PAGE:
36 1 The Rhodians, thanks to their shrewdness and the uses to which they turned their prestige, kept receiving payments of voluntary tribute, so to speak, from the kings. For by honouring whatever men are in power with clever flatteries and public decrees, and doing this, moreover, with assurance and keen foresight, they gain favours and receive donations of many times the value from the kings. From Demetrius, for example, they received a gift of two hundred thousand measures of wheat and a hundred thousand p401of barley, and Eumenes still owed them thirty thousand at his death;49 this king had also promised to do over their theatre in marble. Thus the Rhodians, while maintaining the best government in Greece, induced many princes to vie with one another in conferring benefactions upon them.

37 1 But in general when he was put to the test of combat, like base coin he was found to be of other metal, and by his personal shortcomings he enlarged the war.50

38 1 What happened to the Rhodians was rather like a bear hunt. For indeed these beasts, which in size and strength appear so fearsome, are very easily routed when hunters unleash against them little dogs that, though small, are active and brave. For since bears have tender and fleshy feet, the snapping at their heels from beneath compels them to sit still until one of the hunters gets in a blow that strikes home, their slow and cumbersome movements making it impossible for them to . . . the nimbleness of the dogs. So the Rhodians, though world-renowned for their superiority in naval warfare, when unexpectedly surrounded on all sides by a fleet of midget ships, "mice" and "goats," were plunged into the greatest distress.51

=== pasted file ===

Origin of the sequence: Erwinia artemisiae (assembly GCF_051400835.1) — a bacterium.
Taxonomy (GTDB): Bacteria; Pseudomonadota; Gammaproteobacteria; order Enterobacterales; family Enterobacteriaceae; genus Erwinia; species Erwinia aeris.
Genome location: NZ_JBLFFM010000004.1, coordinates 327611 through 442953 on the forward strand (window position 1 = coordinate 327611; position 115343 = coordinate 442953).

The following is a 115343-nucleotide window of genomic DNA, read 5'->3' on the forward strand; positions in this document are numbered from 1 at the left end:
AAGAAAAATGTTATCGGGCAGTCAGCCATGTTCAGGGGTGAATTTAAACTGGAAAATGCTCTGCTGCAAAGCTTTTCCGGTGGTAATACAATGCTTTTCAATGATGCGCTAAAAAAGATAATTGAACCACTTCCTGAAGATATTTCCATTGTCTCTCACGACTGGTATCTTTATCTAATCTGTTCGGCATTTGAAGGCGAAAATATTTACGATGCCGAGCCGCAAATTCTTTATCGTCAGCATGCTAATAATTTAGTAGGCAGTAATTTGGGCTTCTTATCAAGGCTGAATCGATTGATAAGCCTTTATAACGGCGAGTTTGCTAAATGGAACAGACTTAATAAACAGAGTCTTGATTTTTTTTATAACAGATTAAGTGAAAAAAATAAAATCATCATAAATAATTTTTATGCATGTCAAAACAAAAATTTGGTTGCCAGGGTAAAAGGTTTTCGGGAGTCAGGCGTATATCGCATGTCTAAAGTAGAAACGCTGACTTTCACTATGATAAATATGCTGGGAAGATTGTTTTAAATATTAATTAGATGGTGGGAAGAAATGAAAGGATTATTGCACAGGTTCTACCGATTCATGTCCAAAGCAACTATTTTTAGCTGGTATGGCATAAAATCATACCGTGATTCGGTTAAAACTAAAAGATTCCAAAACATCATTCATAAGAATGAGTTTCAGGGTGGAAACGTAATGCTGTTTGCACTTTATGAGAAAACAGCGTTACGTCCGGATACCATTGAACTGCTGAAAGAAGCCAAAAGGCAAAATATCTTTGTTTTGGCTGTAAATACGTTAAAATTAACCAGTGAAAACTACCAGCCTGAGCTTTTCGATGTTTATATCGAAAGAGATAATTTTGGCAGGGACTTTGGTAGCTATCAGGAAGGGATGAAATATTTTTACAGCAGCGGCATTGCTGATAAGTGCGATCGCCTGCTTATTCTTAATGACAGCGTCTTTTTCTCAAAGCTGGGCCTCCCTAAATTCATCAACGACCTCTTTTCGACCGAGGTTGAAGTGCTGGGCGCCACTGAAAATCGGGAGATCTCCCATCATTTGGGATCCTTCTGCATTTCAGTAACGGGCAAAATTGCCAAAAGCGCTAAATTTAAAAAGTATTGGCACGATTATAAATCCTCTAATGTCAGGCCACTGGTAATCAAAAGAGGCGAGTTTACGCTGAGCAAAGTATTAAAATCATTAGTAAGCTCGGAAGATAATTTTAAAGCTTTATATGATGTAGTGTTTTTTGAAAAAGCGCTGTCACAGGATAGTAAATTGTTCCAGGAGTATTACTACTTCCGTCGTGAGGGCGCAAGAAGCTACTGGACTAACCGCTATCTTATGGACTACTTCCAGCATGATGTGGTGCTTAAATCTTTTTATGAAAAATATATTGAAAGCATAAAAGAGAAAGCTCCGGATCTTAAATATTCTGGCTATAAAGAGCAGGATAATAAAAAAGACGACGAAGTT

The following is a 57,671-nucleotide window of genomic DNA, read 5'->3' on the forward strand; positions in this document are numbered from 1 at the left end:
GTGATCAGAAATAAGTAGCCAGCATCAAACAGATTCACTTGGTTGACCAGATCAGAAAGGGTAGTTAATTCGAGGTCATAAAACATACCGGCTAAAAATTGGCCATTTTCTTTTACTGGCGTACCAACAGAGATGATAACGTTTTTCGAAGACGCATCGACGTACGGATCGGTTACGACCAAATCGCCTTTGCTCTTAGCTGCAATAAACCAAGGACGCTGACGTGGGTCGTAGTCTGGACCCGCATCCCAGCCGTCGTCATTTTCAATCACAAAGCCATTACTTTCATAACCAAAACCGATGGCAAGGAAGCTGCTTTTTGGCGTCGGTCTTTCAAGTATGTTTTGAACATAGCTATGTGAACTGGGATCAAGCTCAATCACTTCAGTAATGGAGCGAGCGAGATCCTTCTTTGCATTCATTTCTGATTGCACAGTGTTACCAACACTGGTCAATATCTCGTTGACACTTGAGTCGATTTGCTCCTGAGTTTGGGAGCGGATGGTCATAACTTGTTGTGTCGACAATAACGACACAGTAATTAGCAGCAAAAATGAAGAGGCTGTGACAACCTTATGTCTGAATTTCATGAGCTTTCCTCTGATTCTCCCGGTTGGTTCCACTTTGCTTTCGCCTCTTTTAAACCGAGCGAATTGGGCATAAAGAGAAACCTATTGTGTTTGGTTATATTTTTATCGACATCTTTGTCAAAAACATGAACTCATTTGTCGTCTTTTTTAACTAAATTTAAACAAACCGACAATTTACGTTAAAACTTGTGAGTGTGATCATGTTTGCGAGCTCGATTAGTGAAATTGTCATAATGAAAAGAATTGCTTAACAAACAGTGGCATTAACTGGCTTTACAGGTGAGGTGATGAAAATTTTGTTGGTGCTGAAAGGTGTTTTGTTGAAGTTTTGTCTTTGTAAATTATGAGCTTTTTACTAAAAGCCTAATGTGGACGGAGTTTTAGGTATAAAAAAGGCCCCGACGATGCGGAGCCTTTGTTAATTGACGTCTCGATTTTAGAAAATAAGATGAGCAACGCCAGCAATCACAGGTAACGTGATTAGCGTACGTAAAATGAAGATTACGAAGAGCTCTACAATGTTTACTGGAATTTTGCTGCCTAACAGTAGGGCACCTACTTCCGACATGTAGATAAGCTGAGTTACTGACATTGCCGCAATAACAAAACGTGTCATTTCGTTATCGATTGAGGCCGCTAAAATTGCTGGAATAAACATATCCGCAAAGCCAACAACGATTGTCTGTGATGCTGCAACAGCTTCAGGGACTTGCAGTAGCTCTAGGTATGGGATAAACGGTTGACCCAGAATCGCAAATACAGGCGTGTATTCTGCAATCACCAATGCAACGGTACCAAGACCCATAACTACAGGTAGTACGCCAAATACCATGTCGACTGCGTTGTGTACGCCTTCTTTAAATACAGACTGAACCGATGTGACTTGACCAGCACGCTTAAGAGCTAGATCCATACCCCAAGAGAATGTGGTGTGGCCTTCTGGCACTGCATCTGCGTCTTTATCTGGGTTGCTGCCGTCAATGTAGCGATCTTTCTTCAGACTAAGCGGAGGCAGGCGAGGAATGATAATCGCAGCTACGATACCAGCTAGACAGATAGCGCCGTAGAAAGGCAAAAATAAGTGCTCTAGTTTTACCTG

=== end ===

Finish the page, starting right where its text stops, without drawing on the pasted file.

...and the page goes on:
39 1 There was in Celtiberia a small city named p403Begeda,52 which, because of a great increase in population, they voted to enlarge. The Roman senate, viewing with suspicion their growth in strength, sent out a commission to stop them in accordance with the treaty,53 wherein it was stated, along with much else, that without the consent of the Romans the Celtiberians might not found a city. One of the elders, named Cacyrus, replied that the agreement prevented them from founding a city but did not forbid them to enlarge their old homes; that they were not founding a city that had not previously been there, but were reconstructing the city already in existence, and so were doing nothing in violation of the treaty or of the common practice of all mankind. In all else, he said, they were obedient to the Romans, and were wholeheartedly their allies, whenever occasion required their help, but they would in no wise, he added, desist from building their city. When the assembly with one accord signified its approval of these words, the envoys returned with their answer to the senate. The senate then voided the treaty and began hostilities.

40 1 Whereas a single occasion decides the outcome of wars in Greece, in the Celtiberian wars night generally separated the combatants with vigour and energy still undiminished, and even winter did not bring the war to an end. Hence the term "fiery war," used by some, brings this war to mind before any other.54